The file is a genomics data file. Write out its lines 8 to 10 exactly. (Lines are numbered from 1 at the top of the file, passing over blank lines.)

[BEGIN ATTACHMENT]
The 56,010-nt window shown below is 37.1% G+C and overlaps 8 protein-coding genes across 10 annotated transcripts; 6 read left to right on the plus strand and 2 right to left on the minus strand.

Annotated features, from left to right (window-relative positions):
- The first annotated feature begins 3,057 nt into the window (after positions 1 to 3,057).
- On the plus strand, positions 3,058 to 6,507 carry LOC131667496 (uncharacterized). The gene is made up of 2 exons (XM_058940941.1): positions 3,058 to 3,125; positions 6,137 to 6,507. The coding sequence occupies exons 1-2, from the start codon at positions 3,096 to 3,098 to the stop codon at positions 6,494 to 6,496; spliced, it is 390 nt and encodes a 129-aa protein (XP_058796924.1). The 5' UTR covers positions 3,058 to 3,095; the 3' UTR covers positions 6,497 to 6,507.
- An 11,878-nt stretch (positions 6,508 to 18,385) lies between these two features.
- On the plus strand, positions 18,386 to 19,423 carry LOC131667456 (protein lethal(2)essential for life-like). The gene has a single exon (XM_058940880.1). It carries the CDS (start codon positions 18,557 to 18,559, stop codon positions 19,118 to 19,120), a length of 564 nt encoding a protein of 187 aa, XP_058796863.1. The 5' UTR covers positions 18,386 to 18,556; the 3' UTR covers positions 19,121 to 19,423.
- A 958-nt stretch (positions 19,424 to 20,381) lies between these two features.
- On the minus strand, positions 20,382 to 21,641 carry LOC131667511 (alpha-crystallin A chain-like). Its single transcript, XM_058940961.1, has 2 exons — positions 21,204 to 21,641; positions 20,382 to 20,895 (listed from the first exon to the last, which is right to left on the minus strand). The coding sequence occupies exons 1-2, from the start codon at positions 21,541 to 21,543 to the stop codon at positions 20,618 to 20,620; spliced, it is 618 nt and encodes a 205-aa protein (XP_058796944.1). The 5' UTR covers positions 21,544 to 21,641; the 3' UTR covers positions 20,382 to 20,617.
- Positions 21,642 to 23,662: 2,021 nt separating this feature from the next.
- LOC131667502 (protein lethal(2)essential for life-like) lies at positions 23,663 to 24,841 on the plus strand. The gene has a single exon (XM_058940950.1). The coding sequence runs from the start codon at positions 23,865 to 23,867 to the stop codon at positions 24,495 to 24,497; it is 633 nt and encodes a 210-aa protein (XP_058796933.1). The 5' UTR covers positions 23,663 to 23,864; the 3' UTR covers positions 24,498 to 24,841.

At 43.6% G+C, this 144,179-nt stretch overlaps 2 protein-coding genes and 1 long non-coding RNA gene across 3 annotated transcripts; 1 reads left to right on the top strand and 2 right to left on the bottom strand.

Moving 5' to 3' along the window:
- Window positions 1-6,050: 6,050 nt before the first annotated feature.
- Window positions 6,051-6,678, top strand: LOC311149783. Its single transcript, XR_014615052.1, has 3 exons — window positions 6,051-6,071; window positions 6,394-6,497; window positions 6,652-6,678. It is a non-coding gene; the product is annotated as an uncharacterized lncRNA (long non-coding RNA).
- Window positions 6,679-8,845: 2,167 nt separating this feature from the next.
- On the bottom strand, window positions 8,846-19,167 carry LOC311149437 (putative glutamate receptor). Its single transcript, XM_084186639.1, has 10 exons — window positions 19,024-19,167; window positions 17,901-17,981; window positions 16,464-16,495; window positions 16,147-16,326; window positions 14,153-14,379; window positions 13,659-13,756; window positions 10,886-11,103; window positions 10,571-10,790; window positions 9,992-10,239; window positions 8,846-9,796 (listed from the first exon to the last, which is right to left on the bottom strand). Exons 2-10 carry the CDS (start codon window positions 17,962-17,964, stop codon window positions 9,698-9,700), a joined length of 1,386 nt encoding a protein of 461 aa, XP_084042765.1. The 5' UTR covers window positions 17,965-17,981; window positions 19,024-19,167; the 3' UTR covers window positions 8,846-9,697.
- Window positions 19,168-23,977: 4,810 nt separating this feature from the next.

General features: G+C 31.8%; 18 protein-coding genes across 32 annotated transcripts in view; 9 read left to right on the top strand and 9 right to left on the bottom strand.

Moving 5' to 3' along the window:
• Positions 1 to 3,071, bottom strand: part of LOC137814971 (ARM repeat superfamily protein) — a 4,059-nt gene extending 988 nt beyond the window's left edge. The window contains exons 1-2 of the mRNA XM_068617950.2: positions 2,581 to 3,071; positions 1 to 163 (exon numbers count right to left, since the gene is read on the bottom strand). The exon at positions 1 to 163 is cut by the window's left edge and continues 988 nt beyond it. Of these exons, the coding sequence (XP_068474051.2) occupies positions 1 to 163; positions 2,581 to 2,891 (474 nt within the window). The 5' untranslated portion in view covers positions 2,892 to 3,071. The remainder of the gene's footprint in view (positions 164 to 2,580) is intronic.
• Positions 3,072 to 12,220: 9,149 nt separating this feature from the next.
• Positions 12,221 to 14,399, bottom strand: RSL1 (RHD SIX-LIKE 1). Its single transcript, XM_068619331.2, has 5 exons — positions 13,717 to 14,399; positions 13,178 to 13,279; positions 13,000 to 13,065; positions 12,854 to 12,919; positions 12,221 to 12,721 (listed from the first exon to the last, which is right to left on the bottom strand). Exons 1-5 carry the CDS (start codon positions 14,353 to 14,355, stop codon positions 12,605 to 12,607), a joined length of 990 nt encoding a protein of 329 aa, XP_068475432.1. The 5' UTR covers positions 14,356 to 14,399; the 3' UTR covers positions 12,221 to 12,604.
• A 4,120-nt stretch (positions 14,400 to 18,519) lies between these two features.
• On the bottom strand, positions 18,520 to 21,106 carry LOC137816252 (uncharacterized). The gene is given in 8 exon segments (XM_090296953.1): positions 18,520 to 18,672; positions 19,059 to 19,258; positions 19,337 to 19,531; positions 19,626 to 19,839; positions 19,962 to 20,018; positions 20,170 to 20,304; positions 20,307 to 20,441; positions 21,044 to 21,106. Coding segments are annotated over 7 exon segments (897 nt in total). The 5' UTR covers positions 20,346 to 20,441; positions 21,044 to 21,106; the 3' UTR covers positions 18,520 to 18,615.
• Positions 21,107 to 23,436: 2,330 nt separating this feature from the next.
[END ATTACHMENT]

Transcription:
- On the minus strand, positions 20,382 to 21,641 carry LOC131667511 (alpha-crystallin A chain-like). Its single transcript, XM_058940961.1, has 2 exons — positions 21,204 to 21,641; positions 20,382 to 20,895 (listed from the first exon to the last, which is right to left on the minus strand). The coding sequence occupies exons 1-2, from the start codon at positions 21,541 to 21,543 to the stop codon at positions 20,618 to 20,620; spliced, it is 618 nt and encodes a 205-aa protein (XP_058796944.1). The 5' UTR covers positions 21,544 to 21,641; the 3' UTR covers positions 20,382 to 20,617.
- Positions 21,642 to 23,662: 2,021 nt separating this feature from the next.
- LOC131667502 (protein lethal(2)essential for life-like) lies at positions 23,663 to 24,841 on the plus strand. The gene has a single exon (XM_058940950.1). The coding sequence runs from the start codon at positions 23,865 to 23,867 to the stop codon at positions 24,495 to 24,497; it is 633 nt and encodes a 210-aa protein (XP_058796933.1). The 5' UTR covers positions 23,663 to 23,864; the 3' UTR covers positions 24,498 to 24,841.